Rated: E · Essay · Biographical · #1816857
Wherein the author discusses his pathway to authordom.
|On Being a Dilettante, and Writing for Money|
I greatly admire those who write from passion, who burst with the pressure of stories that must be written, who burn with a desire for self-expression. I greatly admire those who endure hundreds of rejections before making their first sale. I also greatly admire those who write multiple novels, become household names, and make a great deal of money.
So I now confess that I started writing just for fun. Bored one day, and in possession of a typewriter, I banged off a story and sent it to a magazine. Just to see what would happen. It was rejected, of course, and rightly so, for although it might have been clever in parts, it rambled, and contained no central unifying theme. In the editor's words, it “lacked coherence”.
A decade later, after having a number of good comments on things I had written, I thought, “Okay, maybe I can do this” and signed up for a non-fiction course sponsored by Alberta Culture's Film and Literary Arts Branch (This government department is long gone and the material of the course is now readily available online). The course was a series of assignments mentored by then branch director, John Patrick Gillese , and provided excellent training. Fourteen of eighteen assignments sold (the other four I have been submitting off and on for thirty years with no luck!).
For the next ten years or so, I wrote and sold small pieces for small amounts. A free book here, a few bucks there, a couple of free issues somewhere else. Like any writer, I have collected a folder of rejection letters; as the years progressed, the rejections have been fewer, the checks* bigger, the markets more prestigious.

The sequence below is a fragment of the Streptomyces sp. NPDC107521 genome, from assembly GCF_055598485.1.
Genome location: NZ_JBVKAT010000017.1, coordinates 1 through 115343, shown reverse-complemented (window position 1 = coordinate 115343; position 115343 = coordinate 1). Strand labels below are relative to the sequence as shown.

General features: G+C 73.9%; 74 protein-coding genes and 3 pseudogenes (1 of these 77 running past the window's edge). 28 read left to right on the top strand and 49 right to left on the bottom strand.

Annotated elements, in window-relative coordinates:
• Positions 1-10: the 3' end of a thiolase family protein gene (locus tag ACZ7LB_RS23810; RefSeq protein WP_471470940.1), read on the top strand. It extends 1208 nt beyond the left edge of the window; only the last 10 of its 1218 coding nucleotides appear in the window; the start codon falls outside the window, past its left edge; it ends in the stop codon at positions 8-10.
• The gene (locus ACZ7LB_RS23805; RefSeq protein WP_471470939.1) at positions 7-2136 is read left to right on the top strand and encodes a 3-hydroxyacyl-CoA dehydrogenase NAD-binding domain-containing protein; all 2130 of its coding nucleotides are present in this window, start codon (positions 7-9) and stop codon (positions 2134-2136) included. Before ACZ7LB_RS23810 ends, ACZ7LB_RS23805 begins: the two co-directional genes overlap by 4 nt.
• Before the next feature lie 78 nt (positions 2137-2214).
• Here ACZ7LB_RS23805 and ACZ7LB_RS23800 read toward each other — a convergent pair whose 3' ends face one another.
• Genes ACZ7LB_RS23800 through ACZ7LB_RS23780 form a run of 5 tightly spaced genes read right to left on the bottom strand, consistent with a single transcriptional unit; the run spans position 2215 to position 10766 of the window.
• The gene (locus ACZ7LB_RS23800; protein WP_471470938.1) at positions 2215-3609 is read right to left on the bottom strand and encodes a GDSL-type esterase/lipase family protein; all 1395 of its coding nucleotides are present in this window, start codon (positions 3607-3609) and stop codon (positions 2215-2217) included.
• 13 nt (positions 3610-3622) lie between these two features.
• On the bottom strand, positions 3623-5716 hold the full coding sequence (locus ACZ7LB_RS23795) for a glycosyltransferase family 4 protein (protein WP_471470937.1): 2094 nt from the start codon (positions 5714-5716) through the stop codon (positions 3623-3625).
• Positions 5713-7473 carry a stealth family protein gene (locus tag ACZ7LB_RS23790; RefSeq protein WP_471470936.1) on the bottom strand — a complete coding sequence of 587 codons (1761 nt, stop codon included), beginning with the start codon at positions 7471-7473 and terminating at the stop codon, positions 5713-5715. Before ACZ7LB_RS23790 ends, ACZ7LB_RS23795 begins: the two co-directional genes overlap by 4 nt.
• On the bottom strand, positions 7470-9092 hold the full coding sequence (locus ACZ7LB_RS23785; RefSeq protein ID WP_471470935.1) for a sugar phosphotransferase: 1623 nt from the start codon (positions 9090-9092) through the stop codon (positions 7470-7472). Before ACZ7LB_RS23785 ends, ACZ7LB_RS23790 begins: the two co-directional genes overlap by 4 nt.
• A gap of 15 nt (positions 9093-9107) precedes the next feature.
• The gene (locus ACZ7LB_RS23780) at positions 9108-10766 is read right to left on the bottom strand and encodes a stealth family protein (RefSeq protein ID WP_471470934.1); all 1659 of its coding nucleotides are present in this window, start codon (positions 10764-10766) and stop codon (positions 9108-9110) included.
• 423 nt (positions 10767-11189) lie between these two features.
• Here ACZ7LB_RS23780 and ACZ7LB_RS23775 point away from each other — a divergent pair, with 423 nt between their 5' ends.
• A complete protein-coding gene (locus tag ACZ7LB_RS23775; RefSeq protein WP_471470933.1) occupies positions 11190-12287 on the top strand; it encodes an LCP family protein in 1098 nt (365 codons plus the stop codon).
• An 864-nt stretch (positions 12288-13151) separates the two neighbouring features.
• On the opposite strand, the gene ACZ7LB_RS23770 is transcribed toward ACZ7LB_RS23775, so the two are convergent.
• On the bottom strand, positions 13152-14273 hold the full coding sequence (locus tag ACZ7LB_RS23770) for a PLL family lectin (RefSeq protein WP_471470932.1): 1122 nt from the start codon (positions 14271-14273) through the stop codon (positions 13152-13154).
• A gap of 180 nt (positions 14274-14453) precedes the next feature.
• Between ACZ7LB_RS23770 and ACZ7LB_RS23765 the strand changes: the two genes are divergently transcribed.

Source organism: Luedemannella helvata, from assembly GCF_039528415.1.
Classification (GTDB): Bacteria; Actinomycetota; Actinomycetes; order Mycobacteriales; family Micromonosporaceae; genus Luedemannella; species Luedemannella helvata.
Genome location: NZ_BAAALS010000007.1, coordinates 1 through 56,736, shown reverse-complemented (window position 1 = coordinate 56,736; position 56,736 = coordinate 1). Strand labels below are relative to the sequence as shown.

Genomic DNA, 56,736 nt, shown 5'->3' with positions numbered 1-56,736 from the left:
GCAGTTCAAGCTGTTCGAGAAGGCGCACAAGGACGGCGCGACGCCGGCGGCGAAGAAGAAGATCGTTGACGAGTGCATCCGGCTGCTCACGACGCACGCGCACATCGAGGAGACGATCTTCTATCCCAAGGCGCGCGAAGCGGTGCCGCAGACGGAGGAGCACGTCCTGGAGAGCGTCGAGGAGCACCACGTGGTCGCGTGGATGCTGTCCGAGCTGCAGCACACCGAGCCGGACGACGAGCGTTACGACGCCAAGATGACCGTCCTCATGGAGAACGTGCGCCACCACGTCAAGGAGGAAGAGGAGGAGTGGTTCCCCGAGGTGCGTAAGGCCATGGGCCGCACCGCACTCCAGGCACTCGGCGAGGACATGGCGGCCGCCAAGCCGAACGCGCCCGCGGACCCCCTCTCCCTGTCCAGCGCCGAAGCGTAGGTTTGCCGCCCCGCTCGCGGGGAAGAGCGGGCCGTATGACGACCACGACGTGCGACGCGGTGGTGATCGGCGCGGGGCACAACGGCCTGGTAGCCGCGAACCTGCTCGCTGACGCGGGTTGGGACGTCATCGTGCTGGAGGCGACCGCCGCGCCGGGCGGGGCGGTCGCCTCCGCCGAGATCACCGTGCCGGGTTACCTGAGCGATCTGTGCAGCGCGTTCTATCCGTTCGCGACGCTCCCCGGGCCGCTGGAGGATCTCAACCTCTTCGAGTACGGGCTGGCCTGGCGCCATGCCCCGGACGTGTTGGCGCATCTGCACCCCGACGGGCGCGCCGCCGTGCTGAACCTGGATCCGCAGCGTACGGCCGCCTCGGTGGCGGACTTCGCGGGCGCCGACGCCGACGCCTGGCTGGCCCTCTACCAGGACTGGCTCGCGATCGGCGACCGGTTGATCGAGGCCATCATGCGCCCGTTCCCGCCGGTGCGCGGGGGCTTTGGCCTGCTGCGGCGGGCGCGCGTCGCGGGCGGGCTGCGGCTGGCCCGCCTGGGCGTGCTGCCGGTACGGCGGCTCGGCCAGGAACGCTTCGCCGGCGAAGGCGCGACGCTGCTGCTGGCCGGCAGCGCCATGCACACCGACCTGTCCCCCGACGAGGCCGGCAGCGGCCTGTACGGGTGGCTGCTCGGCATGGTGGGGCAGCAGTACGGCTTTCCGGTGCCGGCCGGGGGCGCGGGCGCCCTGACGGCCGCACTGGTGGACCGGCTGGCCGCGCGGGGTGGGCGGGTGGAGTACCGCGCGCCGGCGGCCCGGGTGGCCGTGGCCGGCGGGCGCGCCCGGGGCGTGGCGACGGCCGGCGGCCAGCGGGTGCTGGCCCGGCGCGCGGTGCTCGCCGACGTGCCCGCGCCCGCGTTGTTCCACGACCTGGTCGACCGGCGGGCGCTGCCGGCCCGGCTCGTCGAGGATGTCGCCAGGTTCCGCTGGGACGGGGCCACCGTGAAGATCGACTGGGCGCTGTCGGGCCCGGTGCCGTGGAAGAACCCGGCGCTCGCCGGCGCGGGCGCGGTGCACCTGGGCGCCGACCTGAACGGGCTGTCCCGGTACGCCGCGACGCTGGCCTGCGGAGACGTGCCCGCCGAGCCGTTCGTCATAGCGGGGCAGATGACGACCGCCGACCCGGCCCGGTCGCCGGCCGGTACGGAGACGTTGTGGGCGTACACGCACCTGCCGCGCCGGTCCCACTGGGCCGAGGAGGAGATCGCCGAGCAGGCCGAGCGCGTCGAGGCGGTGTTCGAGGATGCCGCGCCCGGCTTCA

Off and on, I have tried my hand at short fiction, which served mainly to fatten the rejections folder. I persevered, worked hard to improve my fiction writing, and soon was being rejected by some of the best fiction magazines in North America. A few years ago I took a fiction-writing course, and eventually I made a few small sales and was finalist in a few minor writing contests. Being here at writing.com has refreshed my interest in fiction (and revealed my woeful inadequacy in plotting!)
Writing fiction is hard work, and I greatly admire those who can do it well and make it pay.**
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** An update. When I first started writing fiction in 2008-2009, I have a record of 22 submissions and three acceptances. Two of those were Readers Digest anecdotes that paid $50 each. Of the 18 rejections, three editors were kind enough to send personal notes. I turned to other things but continued to write occasionally. This spring, I began writing and submitting again. I have 11 short fiction pieces on the market (and two poems) with five rejections so far. The rejected pieces are resubmitted elsewhere, perhaps after being reworked.
* For those who are curious: The pay for non-fiction will range from free copies (many smaller magazines, especially "literary" magazines) to free subscriptions (Reader's Digest for anecdotes, Our Canada for short articles), from $5 for short fiction or online articles and paid blog posts to $50 for "end notes" (those little odds and sods at the back of many magazines) to $100 or $200 for short articles, all the way to $1/word or more for full-length features. Some of my online articles have paid as much as $1100, others have paid nothing. As a dilettante and hobby writer, I get more of the small bucks, but have pulled in a few features in national markets. Some of the writing I've seen here is publishable and I encourage you to test your skill in the shark-infested—I mean editor-moderated—waters of paying markets. Both duotrope.com and submittable.com makes it easy to find markets and track your submissions. A similar tracker is here on WdC with a Premium Plus membership; the others are much less expensive.